Recommended: Jay Garfield’s The Meaning of Life

The Meaning of Life is the first lecture series I’ve listened to from The Great Courses and it’s fantastic. The name is maybe a little too lofty, I’d have called it “How to Live,” but don’t let that dissuade you. The lecturer, Jay Garfield, is a professor at Smith College and Harvard Divinity School and has written extensively on Eastern religions. His presentation style is efficient, engaging, and approachable. His course roams the world touching on many of the major philosophical and religious traditions in a way that gives a brief overview of each but also, more importantly, examples of where they differ in their philosophies on how to live.

In my own study, I’ve found it’s easy to find and focus on the similarities between philosophical traditions because they are what I’m drawn to naturally. I’d be hard pressed to say “this is what a taoist would do in this situation while a stoic would instead do this.” Garfield excels at giving a sort of WWJD for each of the traditions he covers. It’s in the contrasts between them that I feel the real character of each philosophy comes out.

For example, where Aristotle would say you can learn to cultivate anger, Seneca would say anger is never good and we should learn to avoid it completely. Where Confucianists would say we should focus on ritual and virtue, taoists would say that ritual marks the waning of belief and the onset of confusion.

Garfield also strikes a great balance between academic and practical. He doesn’t skimp on reading directly from source texts and doesn’t shy away from the complexities of distilling hundreds or thousands of years of wisdom into 30 minute chunks. But where condensing is necessary, he leans to the side of actionable information. It’s a symmetry that’s hard to find elsewhere.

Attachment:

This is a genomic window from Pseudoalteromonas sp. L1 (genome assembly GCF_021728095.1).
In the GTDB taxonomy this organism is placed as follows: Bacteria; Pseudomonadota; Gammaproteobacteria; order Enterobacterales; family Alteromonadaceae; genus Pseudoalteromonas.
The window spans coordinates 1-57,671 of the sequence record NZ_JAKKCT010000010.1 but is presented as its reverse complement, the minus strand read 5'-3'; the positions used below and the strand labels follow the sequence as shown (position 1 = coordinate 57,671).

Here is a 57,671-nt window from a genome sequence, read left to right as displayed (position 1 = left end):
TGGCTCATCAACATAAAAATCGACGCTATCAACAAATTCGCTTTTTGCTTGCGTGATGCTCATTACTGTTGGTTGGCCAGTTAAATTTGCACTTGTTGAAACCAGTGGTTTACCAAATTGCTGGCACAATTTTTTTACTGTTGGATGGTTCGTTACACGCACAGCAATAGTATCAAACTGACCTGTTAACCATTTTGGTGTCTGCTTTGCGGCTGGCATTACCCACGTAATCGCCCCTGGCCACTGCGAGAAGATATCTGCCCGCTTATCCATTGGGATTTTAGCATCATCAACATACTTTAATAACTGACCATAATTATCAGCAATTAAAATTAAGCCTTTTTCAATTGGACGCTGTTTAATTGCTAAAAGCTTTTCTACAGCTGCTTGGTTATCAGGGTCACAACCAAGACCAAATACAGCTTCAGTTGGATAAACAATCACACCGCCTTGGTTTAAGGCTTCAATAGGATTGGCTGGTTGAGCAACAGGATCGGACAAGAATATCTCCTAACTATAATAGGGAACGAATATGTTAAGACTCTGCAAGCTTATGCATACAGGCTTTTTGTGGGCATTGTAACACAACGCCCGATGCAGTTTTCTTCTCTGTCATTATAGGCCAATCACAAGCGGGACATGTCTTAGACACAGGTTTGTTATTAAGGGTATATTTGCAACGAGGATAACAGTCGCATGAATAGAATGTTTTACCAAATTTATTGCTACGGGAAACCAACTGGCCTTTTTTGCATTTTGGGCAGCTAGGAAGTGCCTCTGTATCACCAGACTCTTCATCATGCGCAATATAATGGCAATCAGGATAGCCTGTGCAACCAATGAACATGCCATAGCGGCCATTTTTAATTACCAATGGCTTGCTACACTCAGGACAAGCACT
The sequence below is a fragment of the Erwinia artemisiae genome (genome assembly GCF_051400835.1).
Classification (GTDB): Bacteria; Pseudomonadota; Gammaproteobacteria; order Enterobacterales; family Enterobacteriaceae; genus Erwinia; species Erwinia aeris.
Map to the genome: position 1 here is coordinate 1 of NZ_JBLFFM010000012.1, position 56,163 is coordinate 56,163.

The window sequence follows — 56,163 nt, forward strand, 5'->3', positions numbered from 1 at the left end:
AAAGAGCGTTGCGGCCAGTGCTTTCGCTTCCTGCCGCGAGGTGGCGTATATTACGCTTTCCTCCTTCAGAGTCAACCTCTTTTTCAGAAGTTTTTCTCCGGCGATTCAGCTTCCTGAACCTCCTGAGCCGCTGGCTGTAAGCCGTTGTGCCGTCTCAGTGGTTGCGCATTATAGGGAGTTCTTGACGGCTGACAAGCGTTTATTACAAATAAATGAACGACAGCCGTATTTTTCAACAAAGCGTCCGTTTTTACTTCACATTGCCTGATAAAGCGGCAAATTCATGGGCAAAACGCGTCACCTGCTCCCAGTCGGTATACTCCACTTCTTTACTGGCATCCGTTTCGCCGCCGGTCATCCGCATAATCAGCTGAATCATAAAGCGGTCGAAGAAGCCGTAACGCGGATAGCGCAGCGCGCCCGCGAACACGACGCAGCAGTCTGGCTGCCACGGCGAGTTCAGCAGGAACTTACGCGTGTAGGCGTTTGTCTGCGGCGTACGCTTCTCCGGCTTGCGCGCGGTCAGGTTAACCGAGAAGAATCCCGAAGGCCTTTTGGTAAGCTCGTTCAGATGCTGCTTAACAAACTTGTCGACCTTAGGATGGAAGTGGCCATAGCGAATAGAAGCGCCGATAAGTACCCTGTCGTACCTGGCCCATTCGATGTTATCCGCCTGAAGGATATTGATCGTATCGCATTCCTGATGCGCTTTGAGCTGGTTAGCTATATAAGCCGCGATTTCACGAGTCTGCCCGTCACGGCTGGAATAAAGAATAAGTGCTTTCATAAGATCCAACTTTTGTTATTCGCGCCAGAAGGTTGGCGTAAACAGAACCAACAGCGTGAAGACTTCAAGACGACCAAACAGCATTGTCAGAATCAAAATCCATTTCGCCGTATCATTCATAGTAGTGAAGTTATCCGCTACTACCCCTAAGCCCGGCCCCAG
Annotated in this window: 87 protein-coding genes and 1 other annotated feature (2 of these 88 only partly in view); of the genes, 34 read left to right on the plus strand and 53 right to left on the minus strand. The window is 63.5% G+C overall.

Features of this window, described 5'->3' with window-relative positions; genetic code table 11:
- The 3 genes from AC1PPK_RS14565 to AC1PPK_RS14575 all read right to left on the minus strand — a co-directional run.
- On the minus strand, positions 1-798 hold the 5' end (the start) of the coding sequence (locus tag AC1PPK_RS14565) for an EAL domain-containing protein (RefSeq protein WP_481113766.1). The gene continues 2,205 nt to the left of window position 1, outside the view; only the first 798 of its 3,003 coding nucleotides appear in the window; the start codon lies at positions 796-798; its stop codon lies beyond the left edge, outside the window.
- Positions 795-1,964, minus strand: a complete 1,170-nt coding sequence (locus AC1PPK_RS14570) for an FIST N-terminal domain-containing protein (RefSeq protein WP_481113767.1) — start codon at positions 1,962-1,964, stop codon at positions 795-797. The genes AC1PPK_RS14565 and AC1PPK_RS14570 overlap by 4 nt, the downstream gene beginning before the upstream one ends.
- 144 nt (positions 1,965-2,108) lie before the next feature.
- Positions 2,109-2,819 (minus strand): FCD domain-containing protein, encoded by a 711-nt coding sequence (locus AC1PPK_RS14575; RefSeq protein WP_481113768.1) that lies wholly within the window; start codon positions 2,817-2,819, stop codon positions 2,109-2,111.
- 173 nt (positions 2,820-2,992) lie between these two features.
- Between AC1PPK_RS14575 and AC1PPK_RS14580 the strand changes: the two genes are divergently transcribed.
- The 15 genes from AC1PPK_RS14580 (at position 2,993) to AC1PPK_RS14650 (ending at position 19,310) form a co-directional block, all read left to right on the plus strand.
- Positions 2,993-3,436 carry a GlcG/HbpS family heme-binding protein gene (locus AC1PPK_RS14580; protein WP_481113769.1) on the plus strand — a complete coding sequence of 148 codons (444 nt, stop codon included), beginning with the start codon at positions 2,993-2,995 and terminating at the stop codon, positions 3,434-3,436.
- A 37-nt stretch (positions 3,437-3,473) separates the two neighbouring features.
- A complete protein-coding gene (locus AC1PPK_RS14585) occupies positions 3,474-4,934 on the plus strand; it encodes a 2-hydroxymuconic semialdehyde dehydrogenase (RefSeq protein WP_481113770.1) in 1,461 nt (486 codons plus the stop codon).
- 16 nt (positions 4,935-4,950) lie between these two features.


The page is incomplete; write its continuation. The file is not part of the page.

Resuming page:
If you’re looking for something good to listen to on your commute, and want more depth that most podcasts can offer while still getting the same casual feel, check it out. It’s well worth it.

Aesthetics and the Outdoors

Over the last few weeks I’ve had a few very different outdoor experiences in similar settings that have me thinking about the role of aesthetics in everyday life.

Experience 1: Our family backpacked a short distance to the coast and spent a couple nights on the beach. On the second day we met up with friends from work and camped they camped a night with us. We spent time hiking, looking at sea creatures, sitting around the fire talking, playing games, and cooking simple meals.

Experience 2: I met up with couple long-time friends and another guy I just met. We did another, longer hike through the forest and camped on the beach. We spent time sitting around the fire discussing our various philosophies of life, our kids and families, and the turns that life had given us and how we dealt with them. Being a group of guys, there was a fair amount of body humor but it was far outweighed by substantive conversation.

Experience 3: A friend invited me to stay at a cabin on the coast then spend the next day fishing with a group of guys that I hadn’t met. Being out on the ocean was amazing. We caught salmon and saw humpback whales frolicking in the rainy, overcast Pacific waters. This time the mood of the trip was more macho. Life and feelings weren’t discussed, the focus was on the “hunt” for the fish and on the equipment and techniques to best carry it out.

I came back from the first two experiences feeling refreshed and invigorated. The third wasn’t bad by any means, but it left me feeling relatively empty. As far as I can tell, the third experience was marred by a lack of what would traditionally be considered feminine characteristics. The physical environment was very similar for all three but the texture or aesthetics of each couldn’t have been more different.